Appellant was indicted for burglary and was convicted of theft by receiving stolen property. He appeals his conviction.
1. Appellant enumerates as error the trial court's failure to grant his motion for a directed verdict of acquittal. At the close of the case, the court refused to direct an acquittal, but on its own motion "reduced" the charge against appellant from burglary to theft by receiving stolen property. This was error, as "theft by receiving is not a lesser included offense to burglary." Breland v. Smith, 247 Ga. 690
, 692 (279 SE2d 204
) (1981). "Under [OCGA 16-8-7
(Code Ann. 26-1806)] theft by receiving stolen property . . . requires a receiving, disposing or retaining of stolen property which the accused knows or should know was stolen . . . while the offense of burglary [OCGA 16-7-1
(a) (Code Ann. 26-1601)] requires an entering or remaining in a building without authority with intent to commit a felony or theft therein. Nowhere is there an allegation of receiving, disposing or retaining of stolen property." Gearin v. State, 127 Ga. App. 811
, 812 (195 SE2d 211
"It is an elementary principle of criminal procedure that no person can be convicted of any offense not charged in the indictment. There may, of course, be a conviction of a lesser offense than that expressly named in the indictment, where the former is necessarily included in the latter, and also in some cases in which the lesser is not so included in the greater offense but where the language used in the indictment is sufficient to embrace the smaller offense." [Cit.] . . . it has uniformly been held that burglary, larceny or robbery is an entirely separate offense from that of receiving stolen [property] and that there can be no merger.' [Cits.]" Adams v. State, 164 Ga. App. 295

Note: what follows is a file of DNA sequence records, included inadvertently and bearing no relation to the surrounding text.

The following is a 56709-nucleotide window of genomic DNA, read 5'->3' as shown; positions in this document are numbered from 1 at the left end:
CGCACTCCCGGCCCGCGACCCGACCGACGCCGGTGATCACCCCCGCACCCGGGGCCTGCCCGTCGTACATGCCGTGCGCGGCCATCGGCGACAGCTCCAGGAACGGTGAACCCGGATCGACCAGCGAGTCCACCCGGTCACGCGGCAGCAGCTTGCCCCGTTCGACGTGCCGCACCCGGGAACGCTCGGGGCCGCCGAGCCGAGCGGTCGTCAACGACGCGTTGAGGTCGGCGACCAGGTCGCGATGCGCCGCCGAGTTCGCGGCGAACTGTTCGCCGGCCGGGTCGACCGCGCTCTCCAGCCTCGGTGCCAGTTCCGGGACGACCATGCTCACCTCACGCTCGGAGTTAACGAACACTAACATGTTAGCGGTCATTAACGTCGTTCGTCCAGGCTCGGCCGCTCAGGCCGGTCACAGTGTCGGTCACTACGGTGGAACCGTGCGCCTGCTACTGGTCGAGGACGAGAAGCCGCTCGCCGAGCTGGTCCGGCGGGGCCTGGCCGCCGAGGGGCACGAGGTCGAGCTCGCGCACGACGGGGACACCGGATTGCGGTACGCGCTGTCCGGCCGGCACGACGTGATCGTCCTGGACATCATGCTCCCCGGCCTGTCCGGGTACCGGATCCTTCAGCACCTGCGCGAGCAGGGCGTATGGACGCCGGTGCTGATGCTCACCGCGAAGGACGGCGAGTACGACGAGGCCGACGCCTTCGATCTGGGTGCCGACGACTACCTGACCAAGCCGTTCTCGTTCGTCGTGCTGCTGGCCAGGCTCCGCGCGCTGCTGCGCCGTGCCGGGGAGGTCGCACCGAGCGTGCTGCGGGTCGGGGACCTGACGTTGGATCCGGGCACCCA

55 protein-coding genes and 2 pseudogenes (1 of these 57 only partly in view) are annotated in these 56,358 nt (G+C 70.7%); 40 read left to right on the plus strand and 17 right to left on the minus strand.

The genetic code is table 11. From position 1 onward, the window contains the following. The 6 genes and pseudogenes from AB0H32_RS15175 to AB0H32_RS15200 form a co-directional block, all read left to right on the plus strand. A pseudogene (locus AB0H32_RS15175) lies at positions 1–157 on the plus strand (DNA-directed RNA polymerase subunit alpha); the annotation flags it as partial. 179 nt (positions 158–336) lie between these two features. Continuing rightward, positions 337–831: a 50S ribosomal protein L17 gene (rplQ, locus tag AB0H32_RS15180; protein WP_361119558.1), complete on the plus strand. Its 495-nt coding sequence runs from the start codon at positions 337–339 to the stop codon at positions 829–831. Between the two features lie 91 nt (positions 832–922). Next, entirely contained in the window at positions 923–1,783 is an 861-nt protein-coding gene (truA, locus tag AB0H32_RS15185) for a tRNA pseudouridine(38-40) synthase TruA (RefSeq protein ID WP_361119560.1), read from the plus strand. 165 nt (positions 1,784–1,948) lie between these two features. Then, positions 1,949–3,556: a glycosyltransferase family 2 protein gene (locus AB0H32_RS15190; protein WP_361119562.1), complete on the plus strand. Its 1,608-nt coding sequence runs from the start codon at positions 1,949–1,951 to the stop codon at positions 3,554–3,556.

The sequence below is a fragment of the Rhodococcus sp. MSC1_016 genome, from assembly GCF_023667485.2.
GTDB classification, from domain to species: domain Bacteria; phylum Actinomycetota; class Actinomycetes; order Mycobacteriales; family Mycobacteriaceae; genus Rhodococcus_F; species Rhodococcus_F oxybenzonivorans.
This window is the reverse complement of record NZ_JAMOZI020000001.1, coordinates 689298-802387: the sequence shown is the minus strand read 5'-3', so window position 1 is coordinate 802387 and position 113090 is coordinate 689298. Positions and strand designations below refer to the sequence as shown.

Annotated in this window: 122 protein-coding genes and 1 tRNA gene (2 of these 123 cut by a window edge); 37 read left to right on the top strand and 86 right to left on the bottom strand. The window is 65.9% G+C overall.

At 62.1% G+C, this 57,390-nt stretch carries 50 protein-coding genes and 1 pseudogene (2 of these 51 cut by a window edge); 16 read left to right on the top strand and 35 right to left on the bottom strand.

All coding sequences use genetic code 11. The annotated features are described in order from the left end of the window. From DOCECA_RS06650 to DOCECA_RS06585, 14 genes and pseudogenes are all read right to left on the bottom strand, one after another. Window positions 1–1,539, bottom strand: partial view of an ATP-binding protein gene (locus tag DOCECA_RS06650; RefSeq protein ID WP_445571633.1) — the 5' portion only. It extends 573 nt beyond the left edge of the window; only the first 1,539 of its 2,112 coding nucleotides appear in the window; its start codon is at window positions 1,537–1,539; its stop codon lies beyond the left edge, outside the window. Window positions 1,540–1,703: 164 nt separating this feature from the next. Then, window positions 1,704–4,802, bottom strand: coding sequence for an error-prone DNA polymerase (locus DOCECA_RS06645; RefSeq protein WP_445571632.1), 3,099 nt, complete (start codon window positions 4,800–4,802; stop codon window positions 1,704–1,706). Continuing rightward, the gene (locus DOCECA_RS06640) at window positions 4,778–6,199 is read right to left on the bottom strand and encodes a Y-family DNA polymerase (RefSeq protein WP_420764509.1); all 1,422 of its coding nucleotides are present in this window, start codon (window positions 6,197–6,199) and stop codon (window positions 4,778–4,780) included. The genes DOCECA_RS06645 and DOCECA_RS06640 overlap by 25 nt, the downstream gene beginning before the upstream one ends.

, 296 (297 SE2d 77
In the case at bar, the bill of indictment charged appellant with the offense of "Burglary, a Felony," in that he "unlawfully without authority and with the intent to commit a theft therein, entered the mobile home of Brian Jones . . ." Under such indictment, appellant could not be convicted of theft by receiving, since that crime was not expressly charged and could not be deemed to be included in the offense charged by the language of the indictment. Adams v. State, supra.
The trial judge effectively granted a directed verdict as to the burglary charge when he "reduced" the charge to theft by receiving on the erroneous theory that that crime was a lesser included offense of burglary. Regardless of the propriety of the direction of a verdict as to the burglary charge, the trial court erred in allowing the case to proceed against appellant on a charge not included in the indictment. Under the circumstances of the instant case, appellant's conviction cannot stand.
2. Appellant's remaining enumerations of error have been rendered moot by our holding in Division 1.
Dupont K. Cheney, District Attorney, Douglas A. Datt, Assistant District Attorney, for appellee.